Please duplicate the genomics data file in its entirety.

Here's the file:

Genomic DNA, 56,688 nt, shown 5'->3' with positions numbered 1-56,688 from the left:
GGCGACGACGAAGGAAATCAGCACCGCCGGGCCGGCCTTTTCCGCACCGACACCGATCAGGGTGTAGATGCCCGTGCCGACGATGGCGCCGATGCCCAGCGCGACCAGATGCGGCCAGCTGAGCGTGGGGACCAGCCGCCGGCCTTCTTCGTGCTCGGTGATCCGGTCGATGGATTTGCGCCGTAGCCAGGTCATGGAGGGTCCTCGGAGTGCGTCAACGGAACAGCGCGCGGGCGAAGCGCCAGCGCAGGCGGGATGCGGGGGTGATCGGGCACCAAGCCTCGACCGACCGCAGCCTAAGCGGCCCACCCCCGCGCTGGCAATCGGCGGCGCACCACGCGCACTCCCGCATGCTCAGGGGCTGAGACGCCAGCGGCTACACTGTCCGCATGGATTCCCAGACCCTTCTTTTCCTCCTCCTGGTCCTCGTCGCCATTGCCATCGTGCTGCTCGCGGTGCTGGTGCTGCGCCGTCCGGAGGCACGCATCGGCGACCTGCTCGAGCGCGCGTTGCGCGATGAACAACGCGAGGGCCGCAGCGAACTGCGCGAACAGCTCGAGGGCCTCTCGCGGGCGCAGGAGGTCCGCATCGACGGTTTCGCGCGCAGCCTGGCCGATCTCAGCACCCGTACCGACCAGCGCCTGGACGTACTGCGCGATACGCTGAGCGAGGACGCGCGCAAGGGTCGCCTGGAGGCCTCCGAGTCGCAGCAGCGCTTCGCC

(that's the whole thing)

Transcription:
Genomic DNA, 56,688 nt, shown 5'->3' with positions numbered 1-56,688 from the left:
GGCGACGACGAAGGAAATCAGCACCGCCGGGCCGGCCTTTTCCGCACCGACACCGATCAGGGTGTAGATGCCCGTGCCGACGATGGCGCCGATGCCCAGCGCGACCAGATGCGGCCAGCTGAGCGTGGGGACCAGCCGCCGGCCTTCTTCGTGCTCGGTGATCCGGTCGATGGATTTGCGCCGTAGCCAGGTCATGGAGGGTCCTCGGAGTGCGTCAACGGAACAGCGCGCGGGCGAAGCGCCAGCGCAGGCGGGATGCGGGGGTGATCGGGCACCAAGCCTCGACCGACCGCAGCCTAAGCGGCCCACCCCCGCGCTGGCAATCGGCGGCGCACCACGCGCACTCCCGCATGCTCAGGGGCTGAGACGCCAGCGGCTACACTGTCCGCATGGATTCCCAGACCCTTCTTTTCCTCCTCCTGGTCCTCGTCGCCATTGCCATCGTGCTGCTCGCGGTGCTGGTGCTGCGCCGTCCGGAGGCACGCATCGGCGACCTGCTCGAGCGCGCGTTGCGCGATGAACAACGCGAGGGCCGCAGCGAACTGCGCGAACAGCTCGAGGGCCTCTCGCGGGCGCAGGAGGTCCGCATCGACGGTTTCGCGCGCAGCCTGGCCGATCTCAGCACCCGTACCGACCAGCGCCTGGACGTACTGCGCGATACGCTGAGCGAGGACGCGCGCAAGGGTCGCCTGGAGGCCTCCGAGTCGCAGCAGCGCTTCGCC